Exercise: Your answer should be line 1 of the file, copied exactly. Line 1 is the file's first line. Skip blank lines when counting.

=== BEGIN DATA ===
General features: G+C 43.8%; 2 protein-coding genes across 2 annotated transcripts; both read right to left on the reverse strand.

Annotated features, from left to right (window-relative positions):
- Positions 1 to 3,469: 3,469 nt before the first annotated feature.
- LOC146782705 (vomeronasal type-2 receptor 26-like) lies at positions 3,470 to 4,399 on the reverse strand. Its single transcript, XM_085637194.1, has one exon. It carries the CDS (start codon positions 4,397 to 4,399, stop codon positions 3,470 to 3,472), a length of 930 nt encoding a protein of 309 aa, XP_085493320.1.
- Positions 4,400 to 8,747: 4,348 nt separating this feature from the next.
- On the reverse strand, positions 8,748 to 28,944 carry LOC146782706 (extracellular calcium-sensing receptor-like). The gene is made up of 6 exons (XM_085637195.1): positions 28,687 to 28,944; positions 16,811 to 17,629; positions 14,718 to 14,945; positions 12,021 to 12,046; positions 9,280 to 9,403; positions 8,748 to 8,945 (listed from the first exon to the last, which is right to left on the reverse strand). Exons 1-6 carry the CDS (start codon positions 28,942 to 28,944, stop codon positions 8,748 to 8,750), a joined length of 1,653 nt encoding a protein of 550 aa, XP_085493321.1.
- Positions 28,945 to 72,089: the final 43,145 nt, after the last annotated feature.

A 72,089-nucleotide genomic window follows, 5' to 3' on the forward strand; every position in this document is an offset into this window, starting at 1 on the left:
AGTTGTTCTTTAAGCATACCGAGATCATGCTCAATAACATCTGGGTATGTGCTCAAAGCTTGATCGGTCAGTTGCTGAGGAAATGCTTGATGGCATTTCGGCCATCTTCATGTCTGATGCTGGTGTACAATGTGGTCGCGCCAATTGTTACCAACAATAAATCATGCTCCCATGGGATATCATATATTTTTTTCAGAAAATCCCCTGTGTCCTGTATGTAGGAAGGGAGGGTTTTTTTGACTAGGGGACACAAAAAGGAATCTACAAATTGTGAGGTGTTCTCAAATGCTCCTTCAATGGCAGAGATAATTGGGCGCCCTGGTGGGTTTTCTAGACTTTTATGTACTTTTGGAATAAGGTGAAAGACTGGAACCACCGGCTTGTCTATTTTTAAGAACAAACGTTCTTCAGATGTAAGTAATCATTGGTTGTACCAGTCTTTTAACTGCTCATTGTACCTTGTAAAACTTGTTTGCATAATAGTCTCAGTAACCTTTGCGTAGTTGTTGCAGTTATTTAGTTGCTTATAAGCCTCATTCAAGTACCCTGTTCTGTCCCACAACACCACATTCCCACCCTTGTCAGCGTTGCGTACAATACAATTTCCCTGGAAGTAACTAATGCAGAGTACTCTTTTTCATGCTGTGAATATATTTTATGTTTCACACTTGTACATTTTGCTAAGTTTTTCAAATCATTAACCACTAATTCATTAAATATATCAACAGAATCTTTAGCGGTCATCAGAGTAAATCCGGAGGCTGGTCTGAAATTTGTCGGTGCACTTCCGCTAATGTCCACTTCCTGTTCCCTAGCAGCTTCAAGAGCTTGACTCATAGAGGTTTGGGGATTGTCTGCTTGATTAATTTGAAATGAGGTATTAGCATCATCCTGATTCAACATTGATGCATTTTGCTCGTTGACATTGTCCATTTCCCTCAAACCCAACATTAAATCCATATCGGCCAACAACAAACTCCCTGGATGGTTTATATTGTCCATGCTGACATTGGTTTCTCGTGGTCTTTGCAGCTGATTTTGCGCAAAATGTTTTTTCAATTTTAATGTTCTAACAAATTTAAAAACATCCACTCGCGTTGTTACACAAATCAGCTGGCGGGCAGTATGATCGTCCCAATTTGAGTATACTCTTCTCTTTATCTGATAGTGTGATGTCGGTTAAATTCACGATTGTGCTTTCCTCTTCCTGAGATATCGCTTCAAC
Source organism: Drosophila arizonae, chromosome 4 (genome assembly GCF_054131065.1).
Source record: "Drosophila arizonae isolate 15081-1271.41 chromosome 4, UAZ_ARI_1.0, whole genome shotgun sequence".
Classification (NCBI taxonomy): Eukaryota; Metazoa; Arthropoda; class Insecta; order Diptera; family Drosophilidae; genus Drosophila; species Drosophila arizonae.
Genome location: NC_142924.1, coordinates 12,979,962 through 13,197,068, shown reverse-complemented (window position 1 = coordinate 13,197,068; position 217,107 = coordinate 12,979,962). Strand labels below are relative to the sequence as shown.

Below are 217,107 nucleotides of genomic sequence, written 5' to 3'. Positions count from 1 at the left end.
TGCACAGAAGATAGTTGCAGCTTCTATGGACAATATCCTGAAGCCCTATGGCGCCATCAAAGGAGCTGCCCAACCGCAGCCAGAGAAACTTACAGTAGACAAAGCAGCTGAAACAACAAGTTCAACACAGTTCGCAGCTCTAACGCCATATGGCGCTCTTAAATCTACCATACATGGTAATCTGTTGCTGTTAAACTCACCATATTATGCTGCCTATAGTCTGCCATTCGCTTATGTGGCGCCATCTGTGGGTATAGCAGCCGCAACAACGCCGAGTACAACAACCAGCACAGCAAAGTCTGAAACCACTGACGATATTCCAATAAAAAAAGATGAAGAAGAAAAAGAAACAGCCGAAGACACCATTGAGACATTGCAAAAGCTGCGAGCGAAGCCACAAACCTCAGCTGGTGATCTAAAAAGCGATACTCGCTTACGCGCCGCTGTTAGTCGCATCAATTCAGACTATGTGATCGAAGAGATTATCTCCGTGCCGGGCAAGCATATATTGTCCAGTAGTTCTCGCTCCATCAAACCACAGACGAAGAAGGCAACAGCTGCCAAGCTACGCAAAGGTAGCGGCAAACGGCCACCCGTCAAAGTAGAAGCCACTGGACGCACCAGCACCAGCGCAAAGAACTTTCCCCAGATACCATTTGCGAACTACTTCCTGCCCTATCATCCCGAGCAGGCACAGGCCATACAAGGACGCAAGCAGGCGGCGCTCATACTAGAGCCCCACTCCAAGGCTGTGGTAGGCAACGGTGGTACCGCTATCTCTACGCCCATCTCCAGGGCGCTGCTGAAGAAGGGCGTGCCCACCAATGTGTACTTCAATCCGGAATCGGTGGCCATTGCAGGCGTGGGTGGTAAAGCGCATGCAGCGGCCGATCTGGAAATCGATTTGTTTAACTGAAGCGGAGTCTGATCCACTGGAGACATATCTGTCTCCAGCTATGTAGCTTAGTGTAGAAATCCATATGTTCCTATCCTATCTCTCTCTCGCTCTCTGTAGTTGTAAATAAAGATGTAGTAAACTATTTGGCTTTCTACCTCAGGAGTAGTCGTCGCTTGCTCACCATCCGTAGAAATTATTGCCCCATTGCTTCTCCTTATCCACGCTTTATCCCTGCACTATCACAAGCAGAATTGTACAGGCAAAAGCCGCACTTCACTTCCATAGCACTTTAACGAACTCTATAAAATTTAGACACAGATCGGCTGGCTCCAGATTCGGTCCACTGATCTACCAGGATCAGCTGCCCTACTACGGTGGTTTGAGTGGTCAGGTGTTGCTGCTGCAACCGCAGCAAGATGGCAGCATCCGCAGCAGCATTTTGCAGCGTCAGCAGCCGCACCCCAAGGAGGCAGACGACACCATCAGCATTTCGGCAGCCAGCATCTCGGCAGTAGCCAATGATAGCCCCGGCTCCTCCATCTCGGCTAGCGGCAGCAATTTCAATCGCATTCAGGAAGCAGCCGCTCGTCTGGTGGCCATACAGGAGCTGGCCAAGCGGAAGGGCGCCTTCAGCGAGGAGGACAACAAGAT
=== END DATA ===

General features: G+C 43.8%; 2 protein-coding genes across 2 annotated transcripts; both read right to left on the reverse strand.